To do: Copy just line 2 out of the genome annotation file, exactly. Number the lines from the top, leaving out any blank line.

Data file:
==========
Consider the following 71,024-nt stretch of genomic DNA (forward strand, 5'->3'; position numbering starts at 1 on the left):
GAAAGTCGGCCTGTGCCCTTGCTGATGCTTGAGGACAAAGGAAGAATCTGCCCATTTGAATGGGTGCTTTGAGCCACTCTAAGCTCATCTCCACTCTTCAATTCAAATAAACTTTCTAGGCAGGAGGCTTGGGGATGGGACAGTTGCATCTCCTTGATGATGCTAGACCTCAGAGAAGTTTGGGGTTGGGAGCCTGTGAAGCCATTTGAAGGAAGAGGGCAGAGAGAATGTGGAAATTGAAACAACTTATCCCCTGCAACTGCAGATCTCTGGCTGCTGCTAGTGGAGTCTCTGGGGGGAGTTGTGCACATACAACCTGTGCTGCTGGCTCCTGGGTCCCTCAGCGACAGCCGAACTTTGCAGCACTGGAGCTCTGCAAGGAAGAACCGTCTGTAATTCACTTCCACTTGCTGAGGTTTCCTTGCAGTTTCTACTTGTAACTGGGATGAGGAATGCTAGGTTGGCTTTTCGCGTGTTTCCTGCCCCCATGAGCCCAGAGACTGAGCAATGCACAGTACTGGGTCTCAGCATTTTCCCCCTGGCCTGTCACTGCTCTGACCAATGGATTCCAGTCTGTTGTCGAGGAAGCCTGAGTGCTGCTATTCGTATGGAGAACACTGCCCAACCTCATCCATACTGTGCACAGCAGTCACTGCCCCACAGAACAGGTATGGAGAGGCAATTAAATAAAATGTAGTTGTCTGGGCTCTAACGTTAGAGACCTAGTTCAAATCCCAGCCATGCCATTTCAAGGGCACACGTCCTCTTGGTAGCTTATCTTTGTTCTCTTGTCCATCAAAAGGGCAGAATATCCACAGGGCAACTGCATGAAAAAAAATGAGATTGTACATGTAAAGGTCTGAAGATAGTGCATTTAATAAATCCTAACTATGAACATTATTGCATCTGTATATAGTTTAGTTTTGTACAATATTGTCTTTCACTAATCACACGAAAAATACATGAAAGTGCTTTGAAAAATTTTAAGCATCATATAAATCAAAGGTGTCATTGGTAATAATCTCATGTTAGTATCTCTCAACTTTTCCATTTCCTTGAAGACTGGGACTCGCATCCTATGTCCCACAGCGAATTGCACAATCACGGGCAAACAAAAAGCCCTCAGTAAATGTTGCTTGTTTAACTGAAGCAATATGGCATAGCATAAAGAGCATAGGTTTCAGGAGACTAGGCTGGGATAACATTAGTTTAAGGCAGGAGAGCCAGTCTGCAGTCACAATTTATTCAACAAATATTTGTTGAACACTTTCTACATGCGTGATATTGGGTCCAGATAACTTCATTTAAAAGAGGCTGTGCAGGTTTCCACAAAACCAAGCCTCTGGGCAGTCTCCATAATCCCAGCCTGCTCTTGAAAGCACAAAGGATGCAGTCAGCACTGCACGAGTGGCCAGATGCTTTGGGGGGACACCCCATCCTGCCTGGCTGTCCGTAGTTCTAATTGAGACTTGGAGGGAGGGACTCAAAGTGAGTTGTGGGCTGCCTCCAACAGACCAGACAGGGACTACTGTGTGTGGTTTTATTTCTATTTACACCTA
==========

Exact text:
GAAAGTCGGCCTGTGCCCTTGCTGATGCTTGAGGACAAAGGAAGAATCTGCCCATTTGAATGGGTGCTTTGAGCCACTCTAAGCTCATCTCCACTCTTCAATTCAAATAAACTTTCTAGGCAGGAGGCTTGGGGATGGGACAGTTGCATCTCCTTGATGATGCTAGACCTCAGAGAAGTTTGGGGTTGGGAGCCTGTGAAGCCATTTGAAGGAAGAGGGCAGAGAGAATGTGGAAATTGAAACAACTTATCCCCTGCAACTGCAGATCTCTGGCTGCTGCTAGTGGAGTCTCTGGGGGGAGTTGTGCACATACAACCTGTGCTGCTGGCTCCTGGGTCCCTCAGCGACAGCCGAACTTTGCAGCACTGGAGCTCTGCAAGGAAGAACCGTCTGTAATTCACTTCCACTTGCTGAGGTTTCCTTGCAGTTTCTACTTGTAACTGGGATGAGGAATGCTAGGTTGGCTTTTCGCGTGTTTCCTGCCCCCATGAGCCCAGAGACTGAGCAATGCACAGTACTGGGTCTCAGCATTTTCCCCCTGGCCTGTCACTGCTCTGACCAATGGATTCCAGTCTGTTGTCGAGGAAGCCTGAGTGCTGCTATTCGTATGGAGAACACTGCCCAACCTCATCCATACTGTGCACAGCAGTCACTGCCCCACAGAACAGGTATGGAGAGGCAATTAAATAAAATGTAGTTGTCTGGGCTCTAACGTTAGAGACCTAGTTCAAATCCCAGCCATGCCATTTCAAGGGCACACGTCCTCTTGGTAGCTTATCTTTGTTCTCTTGTCCATCAAAAGGGCAGAATATCCACAGGGCAACTGCATGAAAAAAAATGAGATTGTACATGTAAAGGTCTGAAGATAGTGCATTTAATAAATCCTAACTATGAACATTATTGCATCTGTATATAGTTTAGTTTTGTACAATATTGTCTTTCACTAATCACACGAAAAATACATGAAAGTGCTTTGAAAAATTTTAAGCATCATATAAATCAAAGGTGTCATTGGTAATAATCTCATGTTAGTATCTCTCAACTTTTCCATTTCCTTGAAGACTGGGACTCGCATCCTATGTCCCACAGCGAATTGCACAATCACGGGCAAACAAAAAGCCCTCAGTAAATGTTGCTTGTTTAACTGAAGCAATATGGCATAGCATAAAGAGCATAGGTTTCAGGAGACTAGGCTGGGATAACATTAGTTTAAGGCAGGAGAGCCAGTCTGCAGTCACAATTTATTCAACAAATATTTGTTGAACACTTTCTACATGCGTGATATTGGGTCCAGATAACTTCATTTAAAAGAGGCTGTGCAGGTTTCCACAAAACCAAGCCTCTGGGCAGTCTCCATAATCCCAGCCTGCTCTTGAAAGCACAAAGGATGCAGTCAGCACTGCACGAGTGGCCAGATGCTTTGGGGGGACACCCCATCCTGCCTGGCTGTCCGTAGTTCTAATTGAGACTTGGAGGGAGGGACTCAAAGTGAGTTGTGGGCTGCCTCCAACAGACCAGACAGGGACTACTGTGTGTGGTTTTATTTCTATTTACACCTA